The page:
Tuesday, 22nd August 2017. 10:47:20am ET
Reviews CD Reviews Industrial Acumen Nation- What the F**k


Artist:Acumen Nation
CD Title:What the F**K
Label: WTII Records
Reviewer:Matthew Johnson
Date: 12-19-05

 

 

Of all the seminal coldwave bands, Acumen Nation were always the most guitar-oriented, with a heavy, dissonant style that prefigured industrial-influenced metal acts like Korn and Static-X by a decade. What’s often overlooked, though, is that they’re as talented with their electronic equipment as they are with their guitars, as evidenced by their work under the name DJ? Acucrack as well as this collection of remixed and remastered tracks from throughout their career. Like the most recent Acucrack material, some of the most interesting mixes here explore the more evil and twisted side of drum ‘n’ bass. Longtime collaborator Lance Grabmiller mixes up the track “Just A Bastard” into “Bastard Vs. Monster Zero,” a frantic onslaught of drumbeats, snarled vocals and a moody piano line, and Acucrack’s mix of “Fuckyerbrainsout” keeps things exciting with a buffet of background noises splattered liberally over chopped up beats. A remix of “Bleed For You” is more straightforward industrial metal, with lots of jackhammer beats and sudden pauses in the vein of classic Ministry, while the version of “Revelations Per Minute” presented here incorporates both aggressive guitar work and hard-hitting breakbeats. In addition to the remixes, there are also several original tracks, including “The Wreck of Us,” which features guest vocals from Eric Powell of 16 Volt. Rounding things out are a number of remastered demo tracks from Acumen Nation’s early years, with the snare-driven industrial rock of “Noarmsnolegs” and the surprisingly cheerful instrumental outro of “Fuckface” being particularly shining examples of the band’s promising beginnings. All in all, this is a great intro to a brilliant and influential band, but for diehard Acumen Nation fans it’s all about the bonus track: a live unplugged version of crowd favorite “Queener,” complete with acoustic guitar and – of all things – a trumpet player. An industrial rock band that can pull that off is worthy of respect for that alone, but all 75 minutes of this album are just as killer. Acumen Nation are as relevant as ever, and this is both a fascinating retrospective and a step forward in an already influential career.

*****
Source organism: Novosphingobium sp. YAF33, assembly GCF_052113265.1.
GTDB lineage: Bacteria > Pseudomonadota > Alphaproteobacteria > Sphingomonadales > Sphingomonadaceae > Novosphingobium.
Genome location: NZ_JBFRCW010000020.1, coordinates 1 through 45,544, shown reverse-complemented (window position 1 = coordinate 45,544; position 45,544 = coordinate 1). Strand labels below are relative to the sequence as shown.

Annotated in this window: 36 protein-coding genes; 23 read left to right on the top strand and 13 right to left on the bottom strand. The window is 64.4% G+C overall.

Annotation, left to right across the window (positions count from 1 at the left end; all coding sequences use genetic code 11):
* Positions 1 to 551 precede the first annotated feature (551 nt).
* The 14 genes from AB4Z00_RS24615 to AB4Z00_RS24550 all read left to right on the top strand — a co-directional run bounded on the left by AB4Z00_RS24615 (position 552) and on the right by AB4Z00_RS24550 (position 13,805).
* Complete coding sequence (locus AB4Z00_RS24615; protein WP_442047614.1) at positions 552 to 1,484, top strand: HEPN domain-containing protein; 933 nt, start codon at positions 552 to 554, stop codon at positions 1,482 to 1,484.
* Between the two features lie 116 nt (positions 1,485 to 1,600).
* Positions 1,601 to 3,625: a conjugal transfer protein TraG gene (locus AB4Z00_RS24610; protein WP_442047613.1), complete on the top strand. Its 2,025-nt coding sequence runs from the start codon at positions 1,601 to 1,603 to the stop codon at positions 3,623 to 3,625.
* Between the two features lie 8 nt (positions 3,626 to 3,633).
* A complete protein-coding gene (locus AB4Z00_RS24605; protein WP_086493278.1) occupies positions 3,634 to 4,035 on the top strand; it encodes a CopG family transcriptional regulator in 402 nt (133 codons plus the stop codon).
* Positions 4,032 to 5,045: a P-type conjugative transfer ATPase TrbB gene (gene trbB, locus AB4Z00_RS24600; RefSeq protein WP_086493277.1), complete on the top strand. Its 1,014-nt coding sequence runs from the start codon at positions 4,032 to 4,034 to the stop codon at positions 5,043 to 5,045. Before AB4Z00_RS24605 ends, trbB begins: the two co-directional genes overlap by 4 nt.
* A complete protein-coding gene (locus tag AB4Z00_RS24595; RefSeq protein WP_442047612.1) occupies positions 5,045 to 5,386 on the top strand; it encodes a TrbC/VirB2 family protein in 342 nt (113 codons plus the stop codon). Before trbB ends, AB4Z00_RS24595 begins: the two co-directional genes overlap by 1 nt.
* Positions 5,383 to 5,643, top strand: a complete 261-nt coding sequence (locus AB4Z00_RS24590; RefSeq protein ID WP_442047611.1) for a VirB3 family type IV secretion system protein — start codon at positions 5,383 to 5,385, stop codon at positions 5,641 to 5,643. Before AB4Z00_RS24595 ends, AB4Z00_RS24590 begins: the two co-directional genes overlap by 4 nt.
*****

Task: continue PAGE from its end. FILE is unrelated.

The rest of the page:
Visit Acumen Nation, DJ? Acucrack and the rest of their extended family at www.cracknation.com.

 

 

 


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